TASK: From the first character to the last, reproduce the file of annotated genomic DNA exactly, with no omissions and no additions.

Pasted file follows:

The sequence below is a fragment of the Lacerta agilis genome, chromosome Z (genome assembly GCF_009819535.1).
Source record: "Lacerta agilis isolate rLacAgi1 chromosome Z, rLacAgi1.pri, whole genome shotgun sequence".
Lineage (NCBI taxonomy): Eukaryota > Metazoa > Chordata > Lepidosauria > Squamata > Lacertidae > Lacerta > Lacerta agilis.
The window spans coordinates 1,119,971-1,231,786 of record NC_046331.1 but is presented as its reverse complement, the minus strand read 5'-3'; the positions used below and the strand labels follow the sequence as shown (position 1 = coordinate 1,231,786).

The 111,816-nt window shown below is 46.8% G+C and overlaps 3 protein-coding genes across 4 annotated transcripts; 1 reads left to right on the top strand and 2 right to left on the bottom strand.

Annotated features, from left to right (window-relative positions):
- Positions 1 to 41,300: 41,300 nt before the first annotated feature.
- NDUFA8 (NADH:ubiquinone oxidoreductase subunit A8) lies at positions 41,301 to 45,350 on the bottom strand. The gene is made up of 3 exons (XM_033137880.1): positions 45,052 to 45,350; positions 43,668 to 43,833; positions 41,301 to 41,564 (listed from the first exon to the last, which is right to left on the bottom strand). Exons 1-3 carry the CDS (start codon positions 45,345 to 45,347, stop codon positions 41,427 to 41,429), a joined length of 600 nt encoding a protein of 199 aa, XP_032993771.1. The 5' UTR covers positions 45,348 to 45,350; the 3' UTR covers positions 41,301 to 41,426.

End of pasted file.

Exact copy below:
The sequence below is a fragment of the Lacerta agilis genome, chromosome Z (genome assembly GCF_009819535.1).
Source record: "Lacerta agilis isolate rLacAgi1 chromosome Z, rLacAgi1.pri, whole genome shotgun sequence".
Lineage (NCBI taxonomy): Eukaryota > Metazoa > Chordata > Lepidosauria > Squamata > Lacertidae > Lacerta > Lacerta agilis.
The window spans coordinates 1,119,971-1,231,786 of record NC_046331.1 but is presented as its reverse complement, the minus strand read 5'-3'; the positions used below and the strand labels follow the sequence as shown (position 1 = coordinate 1,231,786).

The 111,816-nt window shown below is 46.8% G+C and overlaps 3 protein-coding genes across 4 annotated transcripts; 1 reads left to right on the top strand and 2 right to left on the bottom strand.

Annotated features, from left to right (window-relative positions):
- Positions 1 to 41,300: 41,300 nt before the first annotated feature.
- NDUFA8 (NADH:ubiquinone oxidoreductase subunit A8) lies at positions 41,301 to 45,350 on the bottom strand. The gene is made up of 3 exons (XM_033137880.1): positions 45,052 to 45,350; positions 43,668 to 43,833; positions 41,301 to 41,564 (listed from the first exon to the last, which is right to left on the bottom strand). Exons 1-3 carry the CDS (start codon positions 45,345 to 45,347, stop codon positions 41,427 to 41,429), a joined length of 600 nt encoding a protein of 199 aa, XP_032993771.1. The 5' UTR covers positions 45,348 to 45,350; the 3' UTR covers positions 41,301 to 41,426.